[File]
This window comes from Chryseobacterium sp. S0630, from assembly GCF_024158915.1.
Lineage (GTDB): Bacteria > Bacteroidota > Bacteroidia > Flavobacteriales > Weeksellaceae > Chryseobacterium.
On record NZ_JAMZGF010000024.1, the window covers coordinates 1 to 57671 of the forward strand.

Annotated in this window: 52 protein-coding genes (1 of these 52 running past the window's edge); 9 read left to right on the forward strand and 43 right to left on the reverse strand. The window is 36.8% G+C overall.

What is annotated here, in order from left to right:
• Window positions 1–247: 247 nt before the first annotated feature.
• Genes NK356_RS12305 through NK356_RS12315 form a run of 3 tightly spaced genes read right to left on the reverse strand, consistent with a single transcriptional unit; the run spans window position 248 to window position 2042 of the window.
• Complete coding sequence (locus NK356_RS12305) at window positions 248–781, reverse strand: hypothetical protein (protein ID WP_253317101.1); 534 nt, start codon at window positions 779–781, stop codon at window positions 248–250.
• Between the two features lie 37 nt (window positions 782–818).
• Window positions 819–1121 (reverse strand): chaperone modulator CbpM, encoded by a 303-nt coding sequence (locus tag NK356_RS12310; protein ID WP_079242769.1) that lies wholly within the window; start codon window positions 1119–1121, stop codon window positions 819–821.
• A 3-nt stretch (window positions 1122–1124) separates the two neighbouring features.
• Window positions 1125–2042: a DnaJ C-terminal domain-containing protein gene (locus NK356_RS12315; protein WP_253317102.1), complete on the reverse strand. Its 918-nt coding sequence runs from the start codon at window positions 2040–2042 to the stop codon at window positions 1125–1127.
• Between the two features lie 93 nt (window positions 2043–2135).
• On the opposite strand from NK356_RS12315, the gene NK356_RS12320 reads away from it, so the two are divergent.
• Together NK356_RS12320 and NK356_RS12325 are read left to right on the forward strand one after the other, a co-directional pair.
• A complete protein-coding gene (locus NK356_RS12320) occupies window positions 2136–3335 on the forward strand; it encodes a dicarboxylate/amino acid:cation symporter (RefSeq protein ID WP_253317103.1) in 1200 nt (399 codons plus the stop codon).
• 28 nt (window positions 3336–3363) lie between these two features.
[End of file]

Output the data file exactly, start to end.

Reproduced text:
This window comes from Chryseobacterium sp. S0630, from assembly GCF_024158915.1.
Lineage (GTDB): Bacteria > Bacteroidota > Bacteroidia > Flavobacteriales > Weeksellaceae > Chryseobacterium.
On record NZ_JAMZGF010000024.1, the window covers coordinates 1 to 57671 of the forward strand.

Annotated in this window: 52 protein-coding genes (1 of these 52 running past the window's edge); 9 read left to right on the forward strand and 43 right to left on the reverse strand. The window is 36.8% G+C overall.

What is annotated here, in order from left to right:
• Window positions 1–247: 247 nt before the first annotated feature.
• Genes NK356_RS12305 through NK356_RS12315 form a run of 3 tightly spaced genes read right to left on the reverse strand, consistent with a single transcriptional unit; the run spans window position 248 to window position 2042 of the window.
• Complete coding sequence (locus NK356_RS12305) at window positions 248–781, reverse strand: hypothetical protein (protein ID WP_253317101.1); 534 nt, start codon at window positions 779–781, stop codon at window positions 248–250.
• Between the two features lie 37 nt (window positions 782–818).
• Window positions 819–1121 (reverse strand): chaperone modulator CbpM, encoded by a 303-nt coding sequence (locus tag NK356_RS12310; protein ID WP_079242769.1) that lies wholly within the window; start codon window positions 1119–1121, stop codon window positions 819–821.
• A 3-nt stretch (window positions 1122–1124) separates the two neighbouring features.
• Window positions 1125–2042: a DnaJ C-terminal domain-containing protein gene (locus NK356_RS12315; protein WP_253317102.1), complete on the reverse strand. Its 918-nt coding sequence runs from the start codon at window positions 2040–2042 to the stop codon at window positions 1125–1127.
• Between the two features lie 93 nt (window positions 2043–2135).
• On the opposite strand from NK356_RS12315, the gene NK356_RS12320 reads away from it, so the two are divergent.
• Together NK356_RS12320 and NK356_RS12325 are read left to right on the forward strand one after the other, a co-directional pair.
• A complete protein-coding gene (locus NK356_RS12320) occupies window positions 2136–3335 on the forward strand; it encodes a dicarboxylate/amino acid:cation symporter (RefSeq protein ID WP_253317103.1) in 1200 nt (399 codons plus the stop codon).
• 28 nt (window positions 3336–3363) lie between these two features.